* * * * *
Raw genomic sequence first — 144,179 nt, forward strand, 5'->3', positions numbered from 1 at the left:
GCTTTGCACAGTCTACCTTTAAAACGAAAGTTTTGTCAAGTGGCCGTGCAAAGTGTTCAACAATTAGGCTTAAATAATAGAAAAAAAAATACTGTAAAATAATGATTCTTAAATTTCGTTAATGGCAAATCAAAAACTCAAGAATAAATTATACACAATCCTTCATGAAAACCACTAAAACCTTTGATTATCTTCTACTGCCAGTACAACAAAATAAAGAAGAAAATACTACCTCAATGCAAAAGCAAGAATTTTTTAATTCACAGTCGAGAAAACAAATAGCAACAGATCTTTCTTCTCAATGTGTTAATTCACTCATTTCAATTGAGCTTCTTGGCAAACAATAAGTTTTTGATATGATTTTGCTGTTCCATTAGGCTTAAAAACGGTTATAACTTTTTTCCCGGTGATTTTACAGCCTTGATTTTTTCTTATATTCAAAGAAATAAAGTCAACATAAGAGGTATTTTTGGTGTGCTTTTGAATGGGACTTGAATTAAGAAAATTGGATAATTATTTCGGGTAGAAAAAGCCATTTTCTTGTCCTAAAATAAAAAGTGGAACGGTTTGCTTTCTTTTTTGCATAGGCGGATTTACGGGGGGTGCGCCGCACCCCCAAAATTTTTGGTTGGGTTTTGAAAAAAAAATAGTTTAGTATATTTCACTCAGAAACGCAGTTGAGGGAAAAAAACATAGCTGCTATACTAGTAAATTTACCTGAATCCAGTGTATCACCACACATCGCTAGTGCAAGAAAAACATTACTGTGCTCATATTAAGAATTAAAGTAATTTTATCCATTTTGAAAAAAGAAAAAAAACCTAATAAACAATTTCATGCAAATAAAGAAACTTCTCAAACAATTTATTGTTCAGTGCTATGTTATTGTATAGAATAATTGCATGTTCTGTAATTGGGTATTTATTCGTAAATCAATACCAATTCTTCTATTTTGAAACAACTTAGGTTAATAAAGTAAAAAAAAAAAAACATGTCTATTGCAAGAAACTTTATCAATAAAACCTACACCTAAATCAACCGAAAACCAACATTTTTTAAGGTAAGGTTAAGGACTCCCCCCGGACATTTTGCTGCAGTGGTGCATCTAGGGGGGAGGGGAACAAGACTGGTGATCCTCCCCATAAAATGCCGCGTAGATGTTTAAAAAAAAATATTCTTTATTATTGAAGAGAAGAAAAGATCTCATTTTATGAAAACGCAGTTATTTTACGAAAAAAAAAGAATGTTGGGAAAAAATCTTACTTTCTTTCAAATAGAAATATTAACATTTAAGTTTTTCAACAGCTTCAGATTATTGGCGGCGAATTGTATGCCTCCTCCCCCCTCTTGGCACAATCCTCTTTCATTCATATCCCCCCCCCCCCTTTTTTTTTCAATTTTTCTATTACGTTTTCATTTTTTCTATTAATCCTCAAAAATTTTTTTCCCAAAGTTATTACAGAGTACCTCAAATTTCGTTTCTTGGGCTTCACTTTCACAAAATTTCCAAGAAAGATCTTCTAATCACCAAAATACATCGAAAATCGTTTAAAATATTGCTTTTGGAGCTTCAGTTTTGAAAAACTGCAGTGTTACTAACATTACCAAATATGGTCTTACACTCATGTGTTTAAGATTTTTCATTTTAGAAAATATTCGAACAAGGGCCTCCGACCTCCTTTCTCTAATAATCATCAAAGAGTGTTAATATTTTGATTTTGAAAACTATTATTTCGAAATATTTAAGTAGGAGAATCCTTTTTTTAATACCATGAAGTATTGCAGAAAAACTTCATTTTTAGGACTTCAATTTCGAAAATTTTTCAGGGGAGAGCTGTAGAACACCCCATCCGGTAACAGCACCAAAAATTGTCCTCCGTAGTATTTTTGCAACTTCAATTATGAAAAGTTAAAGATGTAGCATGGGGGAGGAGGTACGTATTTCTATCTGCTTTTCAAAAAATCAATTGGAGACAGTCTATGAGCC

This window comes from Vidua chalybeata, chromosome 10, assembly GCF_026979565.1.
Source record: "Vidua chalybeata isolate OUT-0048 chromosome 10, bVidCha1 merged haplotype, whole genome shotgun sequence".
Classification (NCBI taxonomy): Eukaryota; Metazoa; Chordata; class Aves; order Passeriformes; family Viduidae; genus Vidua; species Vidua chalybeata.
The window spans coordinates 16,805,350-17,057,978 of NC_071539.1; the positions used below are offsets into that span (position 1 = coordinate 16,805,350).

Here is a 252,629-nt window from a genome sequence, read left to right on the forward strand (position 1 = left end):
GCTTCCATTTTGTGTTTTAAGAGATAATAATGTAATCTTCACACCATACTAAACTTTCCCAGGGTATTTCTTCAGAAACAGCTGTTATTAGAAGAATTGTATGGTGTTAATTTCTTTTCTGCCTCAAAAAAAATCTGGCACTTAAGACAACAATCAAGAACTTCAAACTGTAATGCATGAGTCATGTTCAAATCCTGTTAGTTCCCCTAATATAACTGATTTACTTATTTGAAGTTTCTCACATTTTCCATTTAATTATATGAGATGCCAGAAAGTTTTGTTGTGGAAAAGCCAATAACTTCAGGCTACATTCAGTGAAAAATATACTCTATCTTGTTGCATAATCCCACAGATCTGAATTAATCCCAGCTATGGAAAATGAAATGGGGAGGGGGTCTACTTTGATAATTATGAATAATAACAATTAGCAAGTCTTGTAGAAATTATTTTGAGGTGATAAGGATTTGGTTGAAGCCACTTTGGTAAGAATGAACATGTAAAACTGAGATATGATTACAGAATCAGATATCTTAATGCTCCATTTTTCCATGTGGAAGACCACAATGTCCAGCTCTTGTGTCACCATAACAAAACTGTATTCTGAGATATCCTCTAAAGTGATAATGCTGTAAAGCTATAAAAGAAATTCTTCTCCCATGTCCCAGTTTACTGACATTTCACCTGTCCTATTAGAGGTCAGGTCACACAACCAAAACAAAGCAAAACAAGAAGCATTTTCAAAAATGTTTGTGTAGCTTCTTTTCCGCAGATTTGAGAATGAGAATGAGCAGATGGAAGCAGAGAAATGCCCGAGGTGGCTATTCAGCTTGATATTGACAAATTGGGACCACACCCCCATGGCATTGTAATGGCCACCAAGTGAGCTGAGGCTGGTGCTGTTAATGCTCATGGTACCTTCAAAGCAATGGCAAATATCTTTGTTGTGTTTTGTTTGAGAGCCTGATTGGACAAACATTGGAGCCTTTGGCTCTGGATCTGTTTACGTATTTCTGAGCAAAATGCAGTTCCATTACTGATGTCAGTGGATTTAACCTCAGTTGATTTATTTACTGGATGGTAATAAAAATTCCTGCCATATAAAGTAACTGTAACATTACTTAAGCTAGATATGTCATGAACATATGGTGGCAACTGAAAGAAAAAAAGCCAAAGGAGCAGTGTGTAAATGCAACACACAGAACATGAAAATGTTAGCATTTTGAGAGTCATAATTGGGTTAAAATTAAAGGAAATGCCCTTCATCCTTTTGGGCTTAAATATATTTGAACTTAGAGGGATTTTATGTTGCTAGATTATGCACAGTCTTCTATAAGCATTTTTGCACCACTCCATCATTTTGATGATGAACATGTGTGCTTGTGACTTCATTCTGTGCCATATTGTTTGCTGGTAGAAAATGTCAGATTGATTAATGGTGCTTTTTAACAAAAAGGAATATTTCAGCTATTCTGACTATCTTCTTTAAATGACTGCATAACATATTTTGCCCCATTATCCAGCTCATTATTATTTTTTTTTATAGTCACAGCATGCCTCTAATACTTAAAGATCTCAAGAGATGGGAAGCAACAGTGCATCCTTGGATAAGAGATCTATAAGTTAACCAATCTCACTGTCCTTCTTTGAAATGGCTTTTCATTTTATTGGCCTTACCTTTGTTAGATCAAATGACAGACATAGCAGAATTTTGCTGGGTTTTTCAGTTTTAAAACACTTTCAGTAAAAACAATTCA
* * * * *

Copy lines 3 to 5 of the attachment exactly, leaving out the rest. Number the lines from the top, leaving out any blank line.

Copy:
This window comes from Vidua chalybeata, chromosome 10, assembly GCF_026979565.1.
Source record: "Vidua chalybeata isolate OUT-0048 chromosome 10, bVidCha1 merged haplotype, whole genome shotgun sequence".
Classification (NCBI taxonomy): Eukaryota; Metazoa; Chordata; class Aves; order Passeriformes; family Viduidae; genus Vidua; species Vidua chalybeata.